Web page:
The more accepted explanations were that the fetus was removed forcibly from Peterson’s body, or in the postmortem wear and tear, the abdomen opened and released the fetus.

Coffin Birth In A Medieval Grave

University of FerraraA coffin birth found in a medieval grave, uncovered in 2018.

Part of the issue with determining how and why these happen is, of course, that no one has actually been able to scientifically observe the process in action, for reasons that should not need to be explained.

One likely explanation for why this occurs has to do with how the body breaks down and putrefies after death. As this happens, bacteria in the gastrointestinal tract increase and spread rapidly. Per the National Library of Medicine, this in turn increases metabolic activity in the body, during which various gases including carbon dioxide, methane, and hydrogen sulfide.

The bacteria, meanwhile, begin to secrete exoenzymes that break down the body’s cells and proteins, weakening organ tissue and allowing the gases to spread throughout the body. Around this time, the body becomes bloated, and as it continues to bloat, various fluids are pushed out of the body’s orifices.

And, in some cases, those gases can prolapse the uterus, causing a fetus to be expelled from the body.

While always highly unusual, coffin births are even rarer in the modern world due to embalming practices and cremation. With greater medical knowledge, and greater medical interference after death, coffin births do not occur often.

They do, however, still happen in today’s world.

Modern Examples Of Coffin Births

In 2005, a 34-year-old woman was found dead from an apparent overdose of heroin, to which she was addicted. She was also eight months pregnant at the time. Severely decomposed, the fetus was found partially emerged from the mother’s body, presumably a case of real-life coffin birth. Sadly, as most often happens, the fetus and mother were both found dead.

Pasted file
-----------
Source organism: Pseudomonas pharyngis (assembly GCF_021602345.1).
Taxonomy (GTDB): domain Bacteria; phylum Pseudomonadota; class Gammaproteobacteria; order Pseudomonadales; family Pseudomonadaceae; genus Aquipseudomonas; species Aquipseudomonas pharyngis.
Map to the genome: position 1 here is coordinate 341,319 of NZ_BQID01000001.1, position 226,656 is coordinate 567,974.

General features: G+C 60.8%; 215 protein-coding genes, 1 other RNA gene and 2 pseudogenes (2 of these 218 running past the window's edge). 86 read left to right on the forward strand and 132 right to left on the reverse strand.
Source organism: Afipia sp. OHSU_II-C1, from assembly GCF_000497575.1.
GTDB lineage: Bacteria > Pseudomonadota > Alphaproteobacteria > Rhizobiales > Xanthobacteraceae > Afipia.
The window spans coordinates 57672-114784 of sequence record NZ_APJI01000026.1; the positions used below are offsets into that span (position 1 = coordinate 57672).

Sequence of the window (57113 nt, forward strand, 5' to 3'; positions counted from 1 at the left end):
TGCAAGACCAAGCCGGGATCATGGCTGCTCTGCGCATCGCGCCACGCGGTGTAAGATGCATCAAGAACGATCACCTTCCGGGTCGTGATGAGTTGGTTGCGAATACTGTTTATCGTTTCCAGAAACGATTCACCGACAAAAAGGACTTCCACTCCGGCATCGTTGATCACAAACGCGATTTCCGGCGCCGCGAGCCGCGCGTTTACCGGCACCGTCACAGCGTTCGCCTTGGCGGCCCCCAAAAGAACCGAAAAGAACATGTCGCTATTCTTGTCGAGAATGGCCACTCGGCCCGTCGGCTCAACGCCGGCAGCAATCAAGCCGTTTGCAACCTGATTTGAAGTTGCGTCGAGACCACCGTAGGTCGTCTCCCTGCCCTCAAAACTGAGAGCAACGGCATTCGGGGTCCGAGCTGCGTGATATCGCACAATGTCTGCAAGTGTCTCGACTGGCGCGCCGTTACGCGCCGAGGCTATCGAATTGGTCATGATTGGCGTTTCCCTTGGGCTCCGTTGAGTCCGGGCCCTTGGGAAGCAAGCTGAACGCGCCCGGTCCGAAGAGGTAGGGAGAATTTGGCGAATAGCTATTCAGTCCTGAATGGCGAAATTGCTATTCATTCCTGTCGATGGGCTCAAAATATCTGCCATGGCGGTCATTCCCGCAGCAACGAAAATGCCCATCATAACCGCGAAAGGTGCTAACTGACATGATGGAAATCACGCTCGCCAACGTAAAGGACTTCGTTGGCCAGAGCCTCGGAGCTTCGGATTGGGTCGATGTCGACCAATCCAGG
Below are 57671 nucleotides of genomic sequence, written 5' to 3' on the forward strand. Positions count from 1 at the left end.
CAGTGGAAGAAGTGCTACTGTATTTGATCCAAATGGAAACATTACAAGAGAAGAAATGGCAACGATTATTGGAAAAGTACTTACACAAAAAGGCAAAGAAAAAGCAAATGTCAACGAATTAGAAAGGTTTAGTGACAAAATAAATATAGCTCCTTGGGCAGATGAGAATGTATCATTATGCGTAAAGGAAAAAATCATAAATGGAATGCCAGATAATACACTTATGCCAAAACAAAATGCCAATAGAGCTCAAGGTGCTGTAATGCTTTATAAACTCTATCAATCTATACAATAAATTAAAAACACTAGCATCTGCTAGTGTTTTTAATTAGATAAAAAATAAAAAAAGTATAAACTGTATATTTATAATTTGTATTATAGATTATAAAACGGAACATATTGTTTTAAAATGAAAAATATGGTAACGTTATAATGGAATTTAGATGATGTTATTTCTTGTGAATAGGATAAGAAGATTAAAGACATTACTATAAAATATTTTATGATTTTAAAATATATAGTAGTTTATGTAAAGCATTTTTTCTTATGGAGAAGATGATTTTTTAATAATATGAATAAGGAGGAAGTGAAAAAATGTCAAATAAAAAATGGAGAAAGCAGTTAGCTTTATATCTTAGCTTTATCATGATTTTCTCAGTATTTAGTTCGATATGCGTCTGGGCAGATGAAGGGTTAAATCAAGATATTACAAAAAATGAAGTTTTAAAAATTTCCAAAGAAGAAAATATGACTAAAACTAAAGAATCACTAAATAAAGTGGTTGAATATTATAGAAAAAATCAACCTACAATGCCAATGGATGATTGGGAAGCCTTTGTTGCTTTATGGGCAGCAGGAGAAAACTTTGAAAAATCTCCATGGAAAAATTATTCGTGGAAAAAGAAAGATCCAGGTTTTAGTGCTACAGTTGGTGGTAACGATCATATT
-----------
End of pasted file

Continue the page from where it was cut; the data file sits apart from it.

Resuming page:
It was a strange, serendipitous discovery of a modern day coffin birth, but it wasn’t the only time this happened.

Three years later, in 2008, a 38-year-old woman in Panama disappeared from her home. Four days later, she was found dead in an open field with a plastic bag over her head and a gag in her mouth — clearly, she had been murdered. She was seven months pregnant, and the heat and humidity had caused her body to bloat even more than it typically would have.

During her autopsy, it was discovered that the fetus had been expelled from her, though the umbilical cord was surprisingly still intact.

And even more recently, when the body of Shanann Watts was discovered in 2018 — after she and her two children were murdered by her husband Chris — her autopsy report revealed that her uterus had prolapsed, and the three-month-old fetus along with it.

These are, of course, incredibly rare and tragic examples of this strange phenomenon, but it goes to illustrate the point that this does still happen, unfortunately.

As rare and morbid as coffin births are, they are a distilled representation of the thin line between life and death.


Now that you’ve read about coffin births, read terrifying true stories of people being buried alive. Then read about Lenin’s Mausoleum and how he became the best preserved corpse on earth. \

Andrew Milne
Andrew Milne holds a Bachelor's in journalism from Fordham University and his work has appeared on Bon Appétit and Food Network.
Austin Harvey
A staff writer for All That's Interesting, Austin Harvey has also had work published with Discover Magazine, Giddy, and Lucid covering topics on mental health, sexual health, history, and sociology. He holds a Bachelor's degree from Point Park University.